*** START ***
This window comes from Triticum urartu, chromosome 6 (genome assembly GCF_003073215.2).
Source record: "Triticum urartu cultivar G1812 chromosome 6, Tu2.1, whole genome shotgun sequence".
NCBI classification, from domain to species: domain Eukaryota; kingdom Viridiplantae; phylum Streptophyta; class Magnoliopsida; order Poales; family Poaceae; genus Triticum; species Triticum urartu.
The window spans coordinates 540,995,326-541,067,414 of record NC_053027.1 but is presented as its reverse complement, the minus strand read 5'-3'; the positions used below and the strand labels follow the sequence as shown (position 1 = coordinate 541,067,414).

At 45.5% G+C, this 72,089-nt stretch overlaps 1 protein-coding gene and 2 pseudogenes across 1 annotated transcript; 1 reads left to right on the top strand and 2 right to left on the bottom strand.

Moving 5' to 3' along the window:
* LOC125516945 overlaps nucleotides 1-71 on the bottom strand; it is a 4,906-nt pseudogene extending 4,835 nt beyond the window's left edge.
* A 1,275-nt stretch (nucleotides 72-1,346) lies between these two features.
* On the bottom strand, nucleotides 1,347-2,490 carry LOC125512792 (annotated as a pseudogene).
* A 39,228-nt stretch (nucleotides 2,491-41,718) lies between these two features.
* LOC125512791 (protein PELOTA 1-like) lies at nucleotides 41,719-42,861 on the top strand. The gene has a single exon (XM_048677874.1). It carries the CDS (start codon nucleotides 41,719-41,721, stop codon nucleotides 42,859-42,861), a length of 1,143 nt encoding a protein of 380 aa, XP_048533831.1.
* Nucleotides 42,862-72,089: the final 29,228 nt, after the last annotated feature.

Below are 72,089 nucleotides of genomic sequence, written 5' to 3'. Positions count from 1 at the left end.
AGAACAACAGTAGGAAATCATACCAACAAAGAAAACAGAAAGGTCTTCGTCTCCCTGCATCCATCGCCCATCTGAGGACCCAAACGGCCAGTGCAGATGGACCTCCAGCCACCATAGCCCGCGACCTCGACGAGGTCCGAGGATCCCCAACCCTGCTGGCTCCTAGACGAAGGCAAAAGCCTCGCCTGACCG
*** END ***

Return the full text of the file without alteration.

This window comes from Triticum urartu, chromosome 6 (genome assembly GCF_003073215.2).
Source record: "Triticum urartu cultivar G1812 chromosome 6, Tu2.1, whole genome shotgun sequence".
NCBI classification, from domain to species: domain Eukaryota; kingdom Viridiplantae; phylum Streptophyta; class Magnoliopsida; order Poales; family Poaceae; genus Triticum; species Triticum urartu.
The window spans coordinates 540,995,326-541,067,414 of record NC_053027.1 but is presented as its reverse complement, the minus strand read 5'-3'; the positions used below and the strand labels follow the sequence as shown (position 1 = coordinate 541,067,414).

At 45.5% G+C, this 72,089-nt stretch overlaps 1 protein-coding gene and 2 pseudogenes across 1 annotated transcript; 1 reads left to right on the top strand and 2 right to left on the bottom strand.

Moving 5' to 3' along the window:
* LOC125516945 overlaps nucleotides 1-71 on the bottom strand; it is a 4,906-nt pseudogene extending 4,835 nt beyond the window's left edge.
* A 1,275-nt stretch (nucleotides 72-1,346) lies between these two features.
* On the bottom strand, nucleotides 1,347-2,490 carry LOC125512792 (annotated as a pseudogene).
* A 39,228-nt stretch (nucleotides 2,491-41,718) lies between these two features.
* LOC125512791 (protein PELOTA 1-like) lies at nucleotides 41,719-42,861 on the top strand. The gene has a single exon (XM_048677874.1). It carries the CDS (start codon nucleotides 41,719-41,721, stop codon nucleotides 42,859-42,861), a length of 1,143 nt encoding a protein of 380 aa, XP_048533831.1.
* Nucleotides 42,862-72,089: the final 29,228 nt, after the last annotated feature.

Below are 72,089 nucleotides of genomic sequence, written 5' to 3'. Positions count from 1 at the left end.
AGAACAACAGTAGGAAATCATACCAACAAAGAAAACAGAAAGGTCTTCGTCTCCCTGCATCCATCGCCCATCTGAGGACCCAAACGGCCAGTGCAGATGGACCTCCAGCCACCATAGCCCGCGACCTCGACGAGGTCCGAGGATCCCCAACCCTGCTGGCTCCTAGACGAAGGCAAAAGCCTCGCCTGACCG